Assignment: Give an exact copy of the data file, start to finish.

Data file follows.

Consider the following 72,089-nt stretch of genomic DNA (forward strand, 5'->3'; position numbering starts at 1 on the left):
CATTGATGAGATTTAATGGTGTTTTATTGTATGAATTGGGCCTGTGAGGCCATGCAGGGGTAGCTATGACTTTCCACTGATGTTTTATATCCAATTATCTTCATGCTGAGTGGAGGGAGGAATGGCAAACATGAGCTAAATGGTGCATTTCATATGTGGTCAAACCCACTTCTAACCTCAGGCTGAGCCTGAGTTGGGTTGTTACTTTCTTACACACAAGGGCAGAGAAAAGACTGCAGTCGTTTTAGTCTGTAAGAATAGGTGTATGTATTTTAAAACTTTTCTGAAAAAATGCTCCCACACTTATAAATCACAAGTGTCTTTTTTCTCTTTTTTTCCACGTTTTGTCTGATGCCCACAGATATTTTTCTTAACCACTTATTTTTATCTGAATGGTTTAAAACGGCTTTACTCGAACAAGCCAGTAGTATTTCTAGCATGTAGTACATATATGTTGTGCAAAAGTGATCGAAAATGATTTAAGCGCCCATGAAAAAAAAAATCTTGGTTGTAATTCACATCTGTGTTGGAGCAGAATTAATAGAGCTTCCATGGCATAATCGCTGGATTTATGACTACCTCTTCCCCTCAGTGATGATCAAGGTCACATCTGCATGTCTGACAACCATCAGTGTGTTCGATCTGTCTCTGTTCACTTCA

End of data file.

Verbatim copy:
Consider the following 72,089-nt stretch of genomic DNA (forward strand, 5'->3'; position numbering starts at 1 on the left):
CATTGATGAGATTTAATGGTGTTTTATTGTATGAATTGGGCCTGTGAGGCCATGCAGGGGTAGCTATGACTTTCCACTGATGTTTTATATCCAATTATCTTCATGCTGAGTGGAGGGAGGAATGGCAAACATGAGCTAAATGGTGCATTTCATATGTGGTCAAACCCACTTCTAACCTCAGGCTGAGCCTGAGTTGGGTTGTTACTTTCTTACACACAAGGGCAGAGAAAAGACTGCAGTCGTTTTAGTCTGTAAGAATAGGTGTATGTATTTTAAAACTTTTCTGAAAAAATGCTCCCACACTTATAAATCACAAGTGTCTTTTTTCTCTTTTTTTCCACGTTTTGTCTGATGCCCACAGATATTTTTCTTAACCACTTATTTTTATCTGAATGGTTTAAAACGGCTTTACTCGAACAAGCCAGTAGTATTTCTAGCATGTAGTACATATATGTTGTGCAAAAGTGATCGAAAATGATTTAAGCGCCCATGAAAAAAAAAATCTTGGTTGTAATTCACATCTGTGTTGGAGCAGAATTAATAGAGCTTCCATGGCATAATCGCTGGATTTATGACTACCTCTTCCCCTCAGTGATGATCAAGGTCACATCTGCATGTCTGACAACCATCAGTGTGTTCGATCTGTCTCTGTTCACTTCA